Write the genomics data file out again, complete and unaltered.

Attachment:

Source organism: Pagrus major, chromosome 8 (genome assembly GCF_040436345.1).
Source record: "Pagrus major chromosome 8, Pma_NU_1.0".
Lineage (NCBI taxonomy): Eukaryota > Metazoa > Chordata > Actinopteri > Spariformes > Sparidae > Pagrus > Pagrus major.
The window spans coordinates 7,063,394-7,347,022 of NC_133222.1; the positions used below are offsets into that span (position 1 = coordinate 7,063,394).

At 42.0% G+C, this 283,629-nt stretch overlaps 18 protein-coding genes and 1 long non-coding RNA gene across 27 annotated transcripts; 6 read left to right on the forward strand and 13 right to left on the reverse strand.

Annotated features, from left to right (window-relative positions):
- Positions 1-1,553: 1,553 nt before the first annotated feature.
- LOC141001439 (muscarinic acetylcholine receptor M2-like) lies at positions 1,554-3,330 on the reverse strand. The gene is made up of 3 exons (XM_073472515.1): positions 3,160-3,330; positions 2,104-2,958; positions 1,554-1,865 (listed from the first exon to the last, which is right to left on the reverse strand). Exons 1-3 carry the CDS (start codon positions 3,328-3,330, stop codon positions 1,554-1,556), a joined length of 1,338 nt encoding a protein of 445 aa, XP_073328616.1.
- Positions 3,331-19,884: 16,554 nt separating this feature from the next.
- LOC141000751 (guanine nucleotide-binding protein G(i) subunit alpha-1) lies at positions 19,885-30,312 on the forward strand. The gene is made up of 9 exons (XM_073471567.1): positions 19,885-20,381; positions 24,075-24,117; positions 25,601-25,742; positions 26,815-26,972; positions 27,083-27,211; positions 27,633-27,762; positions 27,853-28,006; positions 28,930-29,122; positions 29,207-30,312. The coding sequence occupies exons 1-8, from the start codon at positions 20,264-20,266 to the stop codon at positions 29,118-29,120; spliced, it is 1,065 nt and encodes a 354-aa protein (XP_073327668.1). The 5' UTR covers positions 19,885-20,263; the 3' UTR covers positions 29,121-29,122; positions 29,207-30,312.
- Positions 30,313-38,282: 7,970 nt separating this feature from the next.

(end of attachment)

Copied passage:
Source organism: Pagrus major, chromosome 8 (genome assembly GCF_040436345.1).
Source record: "Pagrus major chromosome 8, Pma_NU_1.0".
Lineage (NCBI taxonomy): Eukaryota > Metazoa > Chordata > Actinopteri > Spariformes > Sparidae > Pagrus > Pagrus major.
The window spans coordinates 7,063,394-7,347,022 of NC_133222.1; the positions used below are offsets into that span (position 1 = coordinate 7,063,394).

At 42.0% G+C, this 283,629-nt stretch overlaps 18 protein-coding genes and 1 long non-coding RNA gene across 27 annotated transcripts; 6 read left to right on the forward strand and 13 right to left on the reverse strand.

Annotated features, from left to right (window-relative positions):
- Positions 1-1,553: 1,553 nt before the first annotated feature.
- LOC141001439 (muscarinic acetylcholine receptor M2-like) lies at positions 1,554-3,330 on the reverse strand. The gene is made up of 3 exons (XM_073472515.1): positions 3,160-3,330; positions 2,104-2,958; positions 1,554-1,865 (listed from the first exon to the last, which is right to left on the reverse strand). Exons 1-3 carry the CDS (start codon positions 3,328-3,330, stop codon positions 1,554-1,556), a joined length of 1,338 nt encoding a protein of 445 aa, XP_073328616.1.
- Positions 3,331-19,884: 16,554 nt separating this feature from the next.
- LOC141000751 (guanine nucleotide-binding protein G(i) subunit alpha-1) lies at positions 19,885-30,312 on the forward strand. The gene is made up of 9 exons (XM_073471567.1): positions 19,885-20,381; positions 24,075-24,117; positions 25,601-25,742; positions 26,815-26,972; positions 27,083-27,211; positions 27,633-27,762; positions 27,853-28,006; positions 28,930-29,122; positions 29,207-30,312. The coding sequence occupies exons 1-8, from the start codon at positions 20,264-20,266 to the stop codon at positions 29,118-29,120; spliced, it is 1,065 nt and encodes a 354-aa protein (XP_073327668.1). The 5' UTR covers positions 19,885-20,263; the 3' UTR covers positions 29,121-29,122; positions 29,207-30,312.
- Positions 30,313-38,282: 7,970 nt separating this feature from the next.